No.2. Home security systems: The caller offers a free home security system, and may mention a rash of burglaries in the neighborhood to frighten the victim into action. But the system is far from free. It comes with expensive long-term monitoring costs or fees.
No. 3. Spam text messages: Victims receive a text saying to call a certain number or check a particular website to win a prize. The message is designed to get you to reveal personal information, or to put malware on your computer.
No.4. Free cruises: This scam involves calls or texts offering victims a free cruise. They’re pressured into disclosing credit card information to pay for taxes and fees.
No.5. Government grants: Victims are told they’re receiving a government grant of between $5,000 and $25,000 just for being good citizens. They’re charged hundreds of dollars in “processing fees” and may be asked for their bank account information.
No.6. Microsoft tech support: The caller claims to be from Microsoft tech support and says your computer is infected with a virus. He’ll request remote access to your computer to fix the problem and then may install malware to steal your personal information. You may be charge for this “service.”
No.7. Auto insurance: The caller says you’re eligible for a lower auto insurance rate and asks for your personal information, which is used for identity theft.
No.8. Payday loans: The caller targets those who have applied for a payday loan, claiming to be a debt collector. He’ll demand payment and late fees. You’ll be told to send payment, and you’ll be threatened with arrest if you don’t pay up.
No. 9. IRS scam: This is a quickly growing problem. Someone claiming to be from the IRS says you owe taxes and penalties. If you don’t pay by prepaid card, wire transfer or credit card, you’re threatened with arrest or legal action. Your personal information also may be targeted.
No. 10. Bank scams: The caller claims to be from your bank and says there’s a lock on your account or a hold has been placed on your debit card. You’re asked to verify your financial information, which the bad guys then use.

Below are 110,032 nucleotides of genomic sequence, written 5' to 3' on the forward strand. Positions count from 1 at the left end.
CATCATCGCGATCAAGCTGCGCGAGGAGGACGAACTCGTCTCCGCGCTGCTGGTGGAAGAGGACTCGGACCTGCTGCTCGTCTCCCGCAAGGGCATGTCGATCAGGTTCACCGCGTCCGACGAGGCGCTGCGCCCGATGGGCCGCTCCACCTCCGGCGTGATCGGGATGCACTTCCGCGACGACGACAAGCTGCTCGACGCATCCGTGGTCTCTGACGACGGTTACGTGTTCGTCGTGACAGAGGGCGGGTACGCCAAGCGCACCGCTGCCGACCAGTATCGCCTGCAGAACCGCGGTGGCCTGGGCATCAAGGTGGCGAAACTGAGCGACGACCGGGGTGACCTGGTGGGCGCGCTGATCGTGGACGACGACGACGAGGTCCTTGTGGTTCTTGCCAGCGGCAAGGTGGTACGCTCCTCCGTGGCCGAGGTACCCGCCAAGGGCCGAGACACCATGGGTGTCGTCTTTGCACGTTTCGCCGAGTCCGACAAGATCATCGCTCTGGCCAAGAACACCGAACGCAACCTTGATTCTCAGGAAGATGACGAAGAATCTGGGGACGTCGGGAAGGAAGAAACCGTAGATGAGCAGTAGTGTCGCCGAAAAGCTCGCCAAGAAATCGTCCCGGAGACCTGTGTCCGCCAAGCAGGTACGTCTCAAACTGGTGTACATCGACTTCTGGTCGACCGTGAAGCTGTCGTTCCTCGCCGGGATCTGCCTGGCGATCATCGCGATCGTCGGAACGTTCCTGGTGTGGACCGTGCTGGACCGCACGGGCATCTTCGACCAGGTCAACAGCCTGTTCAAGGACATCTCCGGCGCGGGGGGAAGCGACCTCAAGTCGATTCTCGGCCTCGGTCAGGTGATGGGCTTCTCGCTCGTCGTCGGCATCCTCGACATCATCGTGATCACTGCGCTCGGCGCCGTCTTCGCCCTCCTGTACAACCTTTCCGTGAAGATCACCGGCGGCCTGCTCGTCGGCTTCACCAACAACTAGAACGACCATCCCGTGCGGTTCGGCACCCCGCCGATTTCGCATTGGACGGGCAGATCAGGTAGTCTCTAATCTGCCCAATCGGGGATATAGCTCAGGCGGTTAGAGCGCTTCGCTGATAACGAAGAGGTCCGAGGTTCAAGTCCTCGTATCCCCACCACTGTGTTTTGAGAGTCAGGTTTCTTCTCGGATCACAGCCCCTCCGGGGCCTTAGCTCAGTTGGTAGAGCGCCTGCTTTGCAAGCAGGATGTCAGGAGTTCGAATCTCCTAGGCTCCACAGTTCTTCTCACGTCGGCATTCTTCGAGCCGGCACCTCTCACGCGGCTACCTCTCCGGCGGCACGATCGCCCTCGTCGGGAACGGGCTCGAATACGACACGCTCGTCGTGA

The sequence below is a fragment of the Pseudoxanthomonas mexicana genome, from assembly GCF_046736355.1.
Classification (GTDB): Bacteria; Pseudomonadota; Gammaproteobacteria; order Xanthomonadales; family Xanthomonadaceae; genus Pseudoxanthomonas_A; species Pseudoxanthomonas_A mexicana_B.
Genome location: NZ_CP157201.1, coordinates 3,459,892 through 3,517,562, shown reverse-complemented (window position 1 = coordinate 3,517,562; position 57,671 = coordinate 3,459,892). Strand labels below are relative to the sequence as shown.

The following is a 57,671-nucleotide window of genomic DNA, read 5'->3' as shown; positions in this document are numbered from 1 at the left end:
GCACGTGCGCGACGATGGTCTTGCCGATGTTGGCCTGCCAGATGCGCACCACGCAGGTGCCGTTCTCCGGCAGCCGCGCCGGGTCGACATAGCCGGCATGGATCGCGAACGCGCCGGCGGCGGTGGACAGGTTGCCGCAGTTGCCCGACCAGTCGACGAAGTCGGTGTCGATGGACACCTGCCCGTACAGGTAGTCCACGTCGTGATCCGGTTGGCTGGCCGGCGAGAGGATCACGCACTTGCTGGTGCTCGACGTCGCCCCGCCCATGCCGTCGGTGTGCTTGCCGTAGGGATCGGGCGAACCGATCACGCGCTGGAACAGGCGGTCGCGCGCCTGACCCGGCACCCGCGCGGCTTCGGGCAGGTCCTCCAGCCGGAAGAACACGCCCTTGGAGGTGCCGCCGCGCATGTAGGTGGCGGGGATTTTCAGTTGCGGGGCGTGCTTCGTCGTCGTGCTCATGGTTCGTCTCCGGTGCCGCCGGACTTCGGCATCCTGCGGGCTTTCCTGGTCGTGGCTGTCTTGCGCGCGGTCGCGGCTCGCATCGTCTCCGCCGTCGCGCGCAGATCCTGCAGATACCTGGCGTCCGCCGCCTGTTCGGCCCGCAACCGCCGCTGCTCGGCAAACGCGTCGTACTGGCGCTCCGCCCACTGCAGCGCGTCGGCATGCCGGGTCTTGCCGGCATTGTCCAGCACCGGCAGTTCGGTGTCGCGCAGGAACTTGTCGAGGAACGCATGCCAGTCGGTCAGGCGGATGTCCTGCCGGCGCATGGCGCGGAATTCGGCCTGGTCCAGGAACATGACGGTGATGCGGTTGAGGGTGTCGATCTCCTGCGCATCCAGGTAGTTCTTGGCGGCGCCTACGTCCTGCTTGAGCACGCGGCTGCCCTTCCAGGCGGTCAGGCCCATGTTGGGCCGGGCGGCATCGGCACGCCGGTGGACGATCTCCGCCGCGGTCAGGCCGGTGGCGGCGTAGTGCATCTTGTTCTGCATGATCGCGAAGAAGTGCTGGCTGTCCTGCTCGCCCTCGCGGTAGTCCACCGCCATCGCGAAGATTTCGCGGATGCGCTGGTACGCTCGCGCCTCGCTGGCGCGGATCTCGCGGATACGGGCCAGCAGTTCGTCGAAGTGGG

If you get a call from someone claiming to be from your bank, saying you need to verify your financial information or offering to help reduce your credit card interest rates, red flags should go up, says Chantel Negron, loss prevention manager at Grow Financial Federal Credit Union in Tampa.
Your financial institution may call, but won’t ask for your bank account number, PIN or card expiration date because the information is already on file, she says. It also won’t ask you to “pay fees upfront and work out a loan on the backside.”
Don’t fall for Friday scam
Scammers also may make an urgent call on a Friday afternoon, saying your debit card is about to be deactivated and asking for your financial information. “People react to that,” Negron says.
If you receive such a call, hang up the phone, then look up your bank’s phone number yourself and call directly. Never use a number the caller provides.
Matt Anthony, vice president of marketing at Pindrop Security, said the company’s research found “the same bad actors for multiple scams,” with several scams run from the same call center.
Some scams, such as the Microsoft tech support scam, have persisted for years. That means they’re effective, Anthony says. “The bad guys do what works.”
The fraudsters may doctor their phone numbers so it appears as if the call is coming from Microsoft or the IRS.
If you receive a robocall, hang up. Don’t press a number to speak to a live person or to get your name removed from their call list. It will just lead to more robocalls.
If you think you’ve been hit by a credit card interest rate reduction scam or other fraud, you should file a complaint with the FTC, or call 877-FTC-HELP.